Three of the articles formalize philosophical views in order to highlight instructive properties within the subsequent models. In “Rules and Reasons in the Theory of Precedent,” John Horty unifies three existing theories in the literature and provides a formal model of the mechanisms by which precedent constrains future court decisions. Horty treats each court case as generating a rule that maps a set of legal factors to the outcome of the case. This set of factors, whenever it appears in a new case, is interpreted as providing a sufficient legal reason for making the same decision—sufficient, but defeasible. Each rule then contributes to an ordering of legal reasons, and precedential constraint consists in prohibiting any future decisions that lead to inconsistency in the ordering. Horty’s theory thus combines the rule and reason models of precedent and is consistent with the result model. It also allows the possibility of decisions which are not clearly cases of following or distinguishing precedent, and for an elegant way of understanding how new court decisions—whether following or distinguishing—can still change the law.
In “Theory Choice and Social Choice: Kuhn versus Arrow,” Samir Okasha proposes a new framework for understanding Kuhn’s claim that there is no unique algorithm for choosing between theories. Okasha draws an analogy between a standard social choice problem—how to aggregate individuals’ preferences over a set of alternatives—and the problem of theory choice. He treats each criterion of theory choice (simplicity, accuracy, scope, and the like) as an individual with a preference ranking over a set of alternative theories. By Arrow’s theorem, given at least three alternatives, there is no algorithm that will satisfy certain reasonable conditions. Okasha then considers Sen’s solution to Arrow’s problem—enriching the information base by allowing more than ordinal rankings over alternatives—and shows how Bayesian and statistical modeling approaches to theory or hypothesis choice can be understood as doing exactly that. But when this is applied to theory choice, Okasha concludes, it is unclear whether there is a uniquely rationally acceptable way of enriching the informational base, and thus whether Kuhn can ultimately be vindicated.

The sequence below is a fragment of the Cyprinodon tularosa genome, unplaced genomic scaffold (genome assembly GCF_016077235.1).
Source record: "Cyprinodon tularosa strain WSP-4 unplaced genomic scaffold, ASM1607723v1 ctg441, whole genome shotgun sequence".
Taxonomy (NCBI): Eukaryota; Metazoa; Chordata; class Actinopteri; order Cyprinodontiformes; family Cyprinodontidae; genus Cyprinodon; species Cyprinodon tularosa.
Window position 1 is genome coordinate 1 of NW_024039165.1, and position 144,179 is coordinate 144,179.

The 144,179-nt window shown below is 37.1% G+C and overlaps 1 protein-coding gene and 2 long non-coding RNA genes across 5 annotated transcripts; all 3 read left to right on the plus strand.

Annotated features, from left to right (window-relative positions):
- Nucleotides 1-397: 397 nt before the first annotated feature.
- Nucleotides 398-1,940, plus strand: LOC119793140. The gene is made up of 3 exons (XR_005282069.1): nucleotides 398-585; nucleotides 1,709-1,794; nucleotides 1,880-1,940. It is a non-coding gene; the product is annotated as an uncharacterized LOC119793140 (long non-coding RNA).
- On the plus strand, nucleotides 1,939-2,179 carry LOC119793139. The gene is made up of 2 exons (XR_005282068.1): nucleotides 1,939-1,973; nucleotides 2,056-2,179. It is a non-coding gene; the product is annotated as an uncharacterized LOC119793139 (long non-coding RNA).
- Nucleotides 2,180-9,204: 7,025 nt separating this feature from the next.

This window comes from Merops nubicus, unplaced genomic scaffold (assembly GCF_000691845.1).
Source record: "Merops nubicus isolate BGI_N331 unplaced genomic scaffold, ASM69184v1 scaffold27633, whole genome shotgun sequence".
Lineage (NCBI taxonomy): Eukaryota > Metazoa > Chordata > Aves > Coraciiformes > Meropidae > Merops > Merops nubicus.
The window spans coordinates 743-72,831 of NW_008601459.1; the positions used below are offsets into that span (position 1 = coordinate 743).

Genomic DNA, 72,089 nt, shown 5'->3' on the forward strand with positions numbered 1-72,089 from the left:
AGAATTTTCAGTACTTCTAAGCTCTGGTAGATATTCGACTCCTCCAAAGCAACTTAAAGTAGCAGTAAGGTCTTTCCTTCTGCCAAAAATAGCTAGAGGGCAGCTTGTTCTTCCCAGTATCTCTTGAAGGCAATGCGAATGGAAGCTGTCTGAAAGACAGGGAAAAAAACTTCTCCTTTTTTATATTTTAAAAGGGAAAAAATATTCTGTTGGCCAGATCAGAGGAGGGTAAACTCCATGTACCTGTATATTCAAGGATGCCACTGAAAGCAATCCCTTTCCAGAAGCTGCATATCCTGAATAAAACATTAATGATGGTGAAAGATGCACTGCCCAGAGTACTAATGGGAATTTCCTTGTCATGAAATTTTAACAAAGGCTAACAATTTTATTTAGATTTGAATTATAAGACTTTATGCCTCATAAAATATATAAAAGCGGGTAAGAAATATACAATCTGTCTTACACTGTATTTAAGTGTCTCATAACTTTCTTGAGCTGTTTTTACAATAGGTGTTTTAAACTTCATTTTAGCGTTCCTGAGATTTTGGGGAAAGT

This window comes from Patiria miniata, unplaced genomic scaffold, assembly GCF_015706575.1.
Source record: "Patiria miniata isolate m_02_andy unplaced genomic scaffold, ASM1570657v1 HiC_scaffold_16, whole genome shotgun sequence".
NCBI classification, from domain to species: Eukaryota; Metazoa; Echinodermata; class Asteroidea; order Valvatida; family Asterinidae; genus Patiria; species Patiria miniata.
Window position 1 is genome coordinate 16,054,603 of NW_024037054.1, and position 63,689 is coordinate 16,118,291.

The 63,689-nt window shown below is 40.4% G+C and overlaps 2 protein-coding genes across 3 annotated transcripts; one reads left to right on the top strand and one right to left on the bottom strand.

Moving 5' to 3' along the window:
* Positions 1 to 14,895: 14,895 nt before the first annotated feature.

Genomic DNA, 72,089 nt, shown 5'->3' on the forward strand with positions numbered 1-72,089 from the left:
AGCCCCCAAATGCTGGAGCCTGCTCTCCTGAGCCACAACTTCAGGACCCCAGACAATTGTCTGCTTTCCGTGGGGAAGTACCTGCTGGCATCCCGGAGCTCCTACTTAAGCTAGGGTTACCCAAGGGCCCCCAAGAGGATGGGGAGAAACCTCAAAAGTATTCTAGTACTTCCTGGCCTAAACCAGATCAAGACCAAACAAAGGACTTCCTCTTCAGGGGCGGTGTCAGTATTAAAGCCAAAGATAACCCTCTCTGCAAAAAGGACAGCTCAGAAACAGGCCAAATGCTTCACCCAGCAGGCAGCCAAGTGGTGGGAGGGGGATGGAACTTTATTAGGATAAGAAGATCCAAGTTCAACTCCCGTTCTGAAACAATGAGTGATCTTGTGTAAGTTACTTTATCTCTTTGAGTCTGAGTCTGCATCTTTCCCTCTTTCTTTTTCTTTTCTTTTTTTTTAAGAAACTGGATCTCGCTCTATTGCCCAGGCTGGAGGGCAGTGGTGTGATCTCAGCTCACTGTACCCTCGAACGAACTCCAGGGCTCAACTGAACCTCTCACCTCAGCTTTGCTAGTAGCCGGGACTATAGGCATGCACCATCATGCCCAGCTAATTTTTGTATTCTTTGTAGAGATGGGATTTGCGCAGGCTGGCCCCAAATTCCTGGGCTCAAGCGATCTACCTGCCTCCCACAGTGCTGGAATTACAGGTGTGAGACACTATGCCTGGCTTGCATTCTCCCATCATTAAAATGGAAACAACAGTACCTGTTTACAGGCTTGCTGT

Can every ethical theory be converted to a form of consequentialism? In “Consequentialize This,” Campbell Brown takes on this question by defining consequentialism within a formal model and tracing its implications. What consequentialism demands, Brown maintains, is a rightness function R that determines exactly one complete ordering of alternatives for every choice situation. He demonstrates the equivalence of that definition to the conjunction of three formally defined conditions regarding consistent dominance of worlds across choice situations, no moral dilemmas, and agent neutrality. For each condition Brown is then able to show a form of ethical theory that will be inconsistent with consequentialism as defined—a form of ethical theory that can’t be “consequentialized.”
In our judgment, each of these articles constitutes an exemplary contribution to philosophy, worthy of being read and discussed by a wide range of philosophers. Were one able to read only ten articles from the philosophical literature of 2011, we think these would be a very good ten to read.